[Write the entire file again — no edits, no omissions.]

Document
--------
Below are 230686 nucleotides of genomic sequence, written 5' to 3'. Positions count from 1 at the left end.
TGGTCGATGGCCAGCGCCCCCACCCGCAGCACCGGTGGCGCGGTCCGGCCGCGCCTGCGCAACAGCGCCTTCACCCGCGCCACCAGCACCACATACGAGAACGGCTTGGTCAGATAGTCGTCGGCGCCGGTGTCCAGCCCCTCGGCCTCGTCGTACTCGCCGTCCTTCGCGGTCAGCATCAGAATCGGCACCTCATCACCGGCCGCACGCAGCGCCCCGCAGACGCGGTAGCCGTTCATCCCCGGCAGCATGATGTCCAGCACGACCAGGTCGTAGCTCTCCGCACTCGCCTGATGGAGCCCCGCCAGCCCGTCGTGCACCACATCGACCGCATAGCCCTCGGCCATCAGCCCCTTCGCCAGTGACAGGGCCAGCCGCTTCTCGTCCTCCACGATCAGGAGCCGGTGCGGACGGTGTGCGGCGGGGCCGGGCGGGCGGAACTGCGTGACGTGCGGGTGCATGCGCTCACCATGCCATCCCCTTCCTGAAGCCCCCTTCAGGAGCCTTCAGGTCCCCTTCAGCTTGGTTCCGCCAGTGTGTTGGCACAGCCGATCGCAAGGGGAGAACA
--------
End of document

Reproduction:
Below are 230686 nucleotides of genomic sequence, written 5' to 3'. Positions count from 1 at the left end.
TGGTCGATGGCCAGCGCCCCCACCCGCAGCACCGGTGGCGCGGTCCGGCCGCGCCTGCGCAACAGCGCCTTCACCCGCGCCACCAGCACCACATACGAGAACGGCTTGGTCAGATAGTCGTCGGCGCCGGTGTCCAGCCCCTCGGCCTCGTCGTACTCGCCGTCCTTCGCGGTCAGCATCAGAATCGGCACCTCATCACCGGCCGCACGCAGCGCCCCGCAGACGCGGTAGCCGTTCATCCCCGGCAGCATGATGTCCAGCACGACCAGGTCGTAGCTCTCCGCACTCGCCTGATGGAGCCCCGCCAGCCCGTCGTGCACCACATCGACCGCATAGCCCTCGGCCATCAGCCCCTTCGCCAGTGACAGGGCCAGCCGCTTCTCGTCCTCCACGATCAGGAGCCGGTGCGGACGGTGTGCGGCGGGGCCGGGCGGGCGGAACTGCGTGACGTGCGGGTGCATGCGCTCACCATGCCATCCCCTTCCTGAAGCCCCCTTCAGGAGCCTTCAGGTCCCCTTCAGCTTGGTTCCGCCAGTGTGTTGGCACAGCCGATCGCAAGGGGAGAACA